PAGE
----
13th class of Grambling Legends inducted

Pictured from left to right, Rodney Tureaud, Jaun Watkins, Shiakeia Carter, James Hammond, Jeanette Hutchinson, Yolande Small, Robert Taylor, Andrew Jackson and Joseph Simpson. (Photo by T. Scott Boatright)

By T. Scott Boatright

After a three-year wait, the Grambling Legends Hall of Fame held their first induction banquet since 2019 as 11 names were added to the organization’s prestigious list of legends.

The Legends Hall of Fame Class of 2022 consists of Clemente Gordon, Andrew Jackson, Robert Taylor and Rodney Tureaud representing the sport of football; Shiakeia Carter, Joseph Jones and Joseph Simpson representing basketball; Dr.  James Hammond and Juan Watkins representing baseball; and Yolande Small representing track and field. 

Former Director of the Grambling State University World Famed Marching Band Conrad Hutchinson, Jr., was posthumously in the contributor category along with the Grambling State University Marching Band.

Hammond, a three-year letterman, was the first honoree and remembered Grambling President/Head Baseball Coach Ralph Waldo Emerson Jones.

“Prez used to tell us at times of great challenge on the diamond — he’ll yell out of the dugout, ‘Son, do you love Grambling?’ — The answer then and now is yes, I love Grambling, the place where everybody is somebody – Grambling State University.”

Watkins, a four-year starter who pitched while also playing centerfield and left field, came up next.

“As a young boy, I came to Grambling State University and left as a man,” Watkins said. To everyone at this university that has played a role — a part — in my life, I say thank you. Now I know why they say Grambling State University is a place where everybody is somebody.”

The third to be inducted was Carter, who led the Lady Tigers to three Southwestern Athletic Conference women’s basketball championships.

“Grambling made me see something in me where I knew I could exist outside of Cleveland (Texas),” Carter said. “My community and Grambling taught me the value of true relationships. I’m a better coach today because I understand true relationships based on love, support, kindness and loyalty are essential. Therefore, my path in life has centered around building up others.”

Jones could not attend events during the Legends induction but he was represented by his daughter Jayla, who delivered a message from him.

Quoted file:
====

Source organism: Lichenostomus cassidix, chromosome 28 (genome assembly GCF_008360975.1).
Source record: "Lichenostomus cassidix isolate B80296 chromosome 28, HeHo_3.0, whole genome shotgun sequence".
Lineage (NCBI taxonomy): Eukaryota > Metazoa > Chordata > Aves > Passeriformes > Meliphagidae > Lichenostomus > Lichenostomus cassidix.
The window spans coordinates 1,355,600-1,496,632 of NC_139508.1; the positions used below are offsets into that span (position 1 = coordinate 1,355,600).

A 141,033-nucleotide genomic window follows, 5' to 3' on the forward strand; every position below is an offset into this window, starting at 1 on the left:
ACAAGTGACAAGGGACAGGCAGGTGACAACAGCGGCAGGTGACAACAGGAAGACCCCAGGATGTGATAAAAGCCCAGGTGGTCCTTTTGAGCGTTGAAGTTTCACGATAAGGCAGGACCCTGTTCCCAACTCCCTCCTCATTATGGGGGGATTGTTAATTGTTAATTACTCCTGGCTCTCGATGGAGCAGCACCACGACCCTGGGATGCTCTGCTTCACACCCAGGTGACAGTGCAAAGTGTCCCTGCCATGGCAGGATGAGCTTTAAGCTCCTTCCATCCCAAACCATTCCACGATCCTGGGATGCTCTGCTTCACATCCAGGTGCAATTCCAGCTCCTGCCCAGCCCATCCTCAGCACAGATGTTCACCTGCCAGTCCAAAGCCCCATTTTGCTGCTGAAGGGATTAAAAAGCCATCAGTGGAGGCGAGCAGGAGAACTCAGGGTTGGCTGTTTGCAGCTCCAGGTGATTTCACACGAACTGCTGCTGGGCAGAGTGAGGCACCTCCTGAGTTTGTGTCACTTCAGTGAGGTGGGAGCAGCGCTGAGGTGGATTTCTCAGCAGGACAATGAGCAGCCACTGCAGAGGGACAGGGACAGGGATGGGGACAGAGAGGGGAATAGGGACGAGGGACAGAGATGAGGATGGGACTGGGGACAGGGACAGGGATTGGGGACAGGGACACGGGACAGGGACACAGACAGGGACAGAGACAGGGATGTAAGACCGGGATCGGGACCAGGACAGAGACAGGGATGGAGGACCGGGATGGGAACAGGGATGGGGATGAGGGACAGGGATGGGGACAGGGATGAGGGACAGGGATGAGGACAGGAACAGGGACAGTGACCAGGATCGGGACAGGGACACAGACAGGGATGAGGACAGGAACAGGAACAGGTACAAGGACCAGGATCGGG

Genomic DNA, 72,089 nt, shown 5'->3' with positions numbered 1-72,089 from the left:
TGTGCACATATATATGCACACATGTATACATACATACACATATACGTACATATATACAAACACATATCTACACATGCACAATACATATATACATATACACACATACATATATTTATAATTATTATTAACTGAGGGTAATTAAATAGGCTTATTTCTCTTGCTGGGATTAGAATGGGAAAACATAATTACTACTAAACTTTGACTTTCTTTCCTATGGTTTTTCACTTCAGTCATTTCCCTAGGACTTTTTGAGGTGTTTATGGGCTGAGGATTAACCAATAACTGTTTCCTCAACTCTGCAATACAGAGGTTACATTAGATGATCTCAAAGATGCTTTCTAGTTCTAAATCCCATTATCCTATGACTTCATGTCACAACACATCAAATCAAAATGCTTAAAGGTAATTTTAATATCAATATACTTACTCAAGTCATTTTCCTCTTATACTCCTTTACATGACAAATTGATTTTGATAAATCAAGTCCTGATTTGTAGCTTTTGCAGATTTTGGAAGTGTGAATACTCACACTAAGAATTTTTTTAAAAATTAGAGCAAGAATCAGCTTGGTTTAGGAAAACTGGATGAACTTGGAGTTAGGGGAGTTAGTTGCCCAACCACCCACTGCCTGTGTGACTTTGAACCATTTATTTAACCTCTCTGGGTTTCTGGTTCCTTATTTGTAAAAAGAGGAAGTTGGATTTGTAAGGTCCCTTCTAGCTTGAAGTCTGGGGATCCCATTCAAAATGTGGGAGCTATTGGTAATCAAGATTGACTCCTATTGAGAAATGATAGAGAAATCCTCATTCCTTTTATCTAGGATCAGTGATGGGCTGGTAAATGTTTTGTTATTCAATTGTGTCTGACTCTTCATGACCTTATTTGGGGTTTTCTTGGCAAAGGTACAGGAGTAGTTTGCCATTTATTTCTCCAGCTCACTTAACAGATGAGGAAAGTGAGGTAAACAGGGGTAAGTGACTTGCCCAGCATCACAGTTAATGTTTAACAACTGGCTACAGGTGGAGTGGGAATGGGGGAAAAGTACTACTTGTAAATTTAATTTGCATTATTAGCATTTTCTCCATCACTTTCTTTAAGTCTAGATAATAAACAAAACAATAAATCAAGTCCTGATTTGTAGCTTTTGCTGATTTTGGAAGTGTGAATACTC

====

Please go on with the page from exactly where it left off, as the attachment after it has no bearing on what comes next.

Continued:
“As a student athlete, I was able to be part of the basketball program from 1972-75,” Jones said via his daughter. “It was a great honor to form lifelong friendships with my teammates. We may not communicate daily, but we can call on each other in any situation, good or bad.

“To the coaching staff at GSU, thank you for guiding me and supporting me both on and off the court. I earned some great lessons and was afforded a great life along the way.”

Simpson, who transferred to GSU from Cal-Berkley, was philosophical in his speech. 

“We think about what could have been, what should have been, what would have been. Then we come to the realization that it is what is,” Simpson said. “What’s been done is done. But sometimes you get an opportunity after that happens. I would like to take this opportunity to thank so many people. So many people that supported me. … 

“Treat people right. Love one another. Treat people like you want to be treated, and if you do that, everything just falls into place.”

Small thanked the late Ed Stephens, GSU’s track coach who recruited her, and her teammates during her induction speech.

“I was very young when I graduated high school,” Small said. “And coming from the islands, I was unsure of what to expect. So I went where I had friends which happened to be at Grambling. It was the greatest decision of my life.”

Gordon expressed his appreciation for the GSU quarterback who came before him.

“I’d like to thank the guys who were there before me,”” Gordon said before rattling off a list of GSU quarterbacking greats. “(James) ‘ Shack’ Harris, Doug Williams, Matthew Reed, Hollis Brent and all the quarterbacks that put in the work and paved the way for me to be the player that I was.”

Gordon surprised many in attendance concerning his age when he first fell in love with football.

“A lot of y’all don’t know I didn’t step onto a football field until the 11th grade,” Gordon said. “Before that I played basketball and baseball. That was it.’

Jackson thanked his family, co-workers and GSU coaches and staff members for making hiim the man is.

“There are so many people I can thank for where I am in my life today,” Jackson said. “Be it my professional life, my family, so many people in life. Because I didn’t get here by myself. I promise you I didn’t.”

Taylor, who was a two-time Southwestern Athletic Conference first teamer and helped lead the Tigers to back-to-back Southwestern Athletic Conference titles in 2000 and ’21, was a man of few words giving his speech.  

“Through the sport of football I learned to be a leader,” Taylor said. “I learned to take care of myself and be a nurturer.”

Turead joked about Robinson “misleading” him while recruiting the running back who became a SWAC Running Back of the Year and an All-American that came to Grambling and found himself as a freshman playing in a fully-loaded GSU rushing corps.

“I was led astray,” Tureau snickered as laughter broke out in the audience. “Bamboozled, etc., etc. — I won’t use the rest of them.”

And Hutchinson’s wife Jeanette closed things out by praising her late husband’s genius at everything he did.

 
 


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